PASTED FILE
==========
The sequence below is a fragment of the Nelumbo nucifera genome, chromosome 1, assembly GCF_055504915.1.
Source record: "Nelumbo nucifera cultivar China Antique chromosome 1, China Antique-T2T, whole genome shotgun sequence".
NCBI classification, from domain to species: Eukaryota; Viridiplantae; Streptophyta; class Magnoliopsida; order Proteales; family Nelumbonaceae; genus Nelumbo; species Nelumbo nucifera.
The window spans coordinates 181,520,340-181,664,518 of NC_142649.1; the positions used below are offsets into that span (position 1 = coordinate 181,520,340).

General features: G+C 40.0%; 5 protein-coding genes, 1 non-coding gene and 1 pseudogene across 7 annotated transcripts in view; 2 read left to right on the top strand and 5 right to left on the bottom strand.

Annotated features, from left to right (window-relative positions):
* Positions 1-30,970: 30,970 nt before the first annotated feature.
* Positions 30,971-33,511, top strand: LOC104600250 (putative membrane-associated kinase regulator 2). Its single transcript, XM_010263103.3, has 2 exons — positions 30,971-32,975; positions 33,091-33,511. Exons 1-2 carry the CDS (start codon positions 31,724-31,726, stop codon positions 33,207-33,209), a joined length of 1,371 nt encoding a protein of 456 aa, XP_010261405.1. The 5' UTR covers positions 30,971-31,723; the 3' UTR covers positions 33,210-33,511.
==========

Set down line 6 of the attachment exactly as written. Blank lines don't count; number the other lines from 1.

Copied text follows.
Annotated features, from left to right (window-relative positions):